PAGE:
Next, we compared the recovery rates between patients with Bell's palsy and those with Ramsay Hunt syndrome. In patients aged <60 years, patients with Bell's palsy showed a significantly higher recovery rate than patients with Ramsay Hunt syndrome (Bell's palsy: 75.0%, 12/16 and Ramsay Hunt syndrome: 33.3%, 4/12; p=0.027) (Figures 5a and 6a). Patients with Bell's palsy also showed higher mean Yanagihara scores than patients with Ramsay Hunt syndrome (Bell's palsy: 37.0 and Ramsay Hunt syndrome: 30.5; p=0.005) (Figures 5a and 6a).

Table 3 shows the results of our stratified analysis of various patient clinical factors (ENoG, presence of stapedial reflex, number of days from onset of palsy to surgery, pre-surgical treatment, and diabetes mellitus) and clinical efficacy (Yanagihara score and recovery rate). No statistically significant differences were found.

Surgical complications were observed in two patients. One patient complained of vertigo; nystagmus was observed, but there was no hearing loss. The other patient complained of dysgeusia, but facial palsy recovered completely.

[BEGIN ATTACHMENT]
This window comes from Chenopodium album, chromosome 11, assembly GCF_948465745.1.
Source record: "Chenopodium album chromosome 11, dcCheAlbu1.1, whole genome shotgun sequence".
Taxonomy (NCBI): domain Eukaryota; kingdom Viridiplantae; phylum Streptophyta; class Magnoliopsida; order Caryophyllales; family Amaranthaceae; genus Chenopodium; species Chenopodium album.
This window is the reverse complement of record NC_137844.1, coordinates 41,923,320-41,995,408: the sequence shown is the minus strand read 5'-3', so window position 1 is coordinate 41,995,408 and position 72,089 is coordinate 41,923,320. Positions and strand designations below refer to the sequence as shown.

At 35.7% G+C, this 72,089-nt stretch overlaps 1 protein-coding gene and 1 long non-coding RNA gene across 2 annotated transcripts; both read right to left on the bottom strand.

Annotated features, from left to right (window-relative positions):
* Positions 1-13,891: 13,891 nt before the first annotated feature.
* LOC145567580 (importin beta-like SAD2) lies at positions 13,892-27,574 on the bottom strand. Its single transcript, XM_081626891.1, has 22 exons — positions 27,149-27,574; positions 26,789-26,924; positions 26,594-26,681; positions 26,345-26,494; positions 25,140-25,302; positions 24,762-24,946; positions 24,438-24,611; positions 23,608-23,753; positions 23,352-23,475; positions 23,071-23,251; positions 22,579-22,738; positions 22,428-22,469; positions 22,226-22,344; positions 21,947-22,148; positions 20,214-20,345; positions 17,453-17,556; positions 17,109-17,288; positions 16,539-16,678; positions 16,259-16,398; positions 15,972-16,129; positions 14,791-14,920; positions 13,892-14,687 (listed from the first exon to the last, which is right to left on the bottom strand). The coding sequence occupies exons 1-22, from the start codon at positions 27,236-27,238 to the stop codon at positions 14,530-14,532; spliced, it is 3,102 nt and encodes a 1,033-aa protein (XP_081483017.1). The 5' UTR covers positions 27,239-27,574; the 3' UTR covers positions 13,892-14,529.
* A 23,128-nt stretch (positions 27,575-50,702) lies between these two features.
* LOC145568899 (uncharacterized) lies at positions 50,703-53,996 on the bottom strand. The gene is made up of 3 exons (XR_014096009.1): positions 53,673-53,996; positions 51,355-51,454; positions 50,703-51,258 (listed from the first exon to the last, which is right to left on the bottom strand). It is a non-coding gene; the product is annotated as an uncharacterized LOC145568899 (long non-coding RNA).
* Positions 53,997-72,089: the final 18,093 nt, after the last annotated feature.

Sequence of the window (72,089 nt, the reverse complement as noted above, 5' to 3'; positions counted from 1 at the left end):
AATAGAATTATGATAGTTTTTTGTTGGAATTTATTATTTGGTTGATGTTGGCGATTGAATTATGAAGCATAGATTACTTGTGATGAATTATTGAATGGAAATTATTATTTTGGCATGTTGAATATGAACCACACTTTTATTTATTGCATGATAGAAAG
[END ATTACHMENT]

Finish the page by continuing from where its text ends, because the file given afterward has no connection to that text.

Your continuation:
DISCUSSION

The efficacy of surgical treatment for facial nerve palsy is controversial, and evidence supporting its indication is lacking [6, 7]. Most reports of this treatment are from non-blinded studies, and the number of cases is limited. Several surgical approaches have been used, and no single surgical method has been established [3, 8-10]. Facial nerve palsy is not a fatal disease, and there is no established evidence supporting the use of surgical treatment. To justify this treatment, it is necessary to avoid surgical complications. One possible surgical complication is hearing loss [11]. We performed surgery using the transmastoid approach and decompressed the horizontal portion of the facial nerve as close to the geniculum ganglion as possible without removing or disturbing the incus.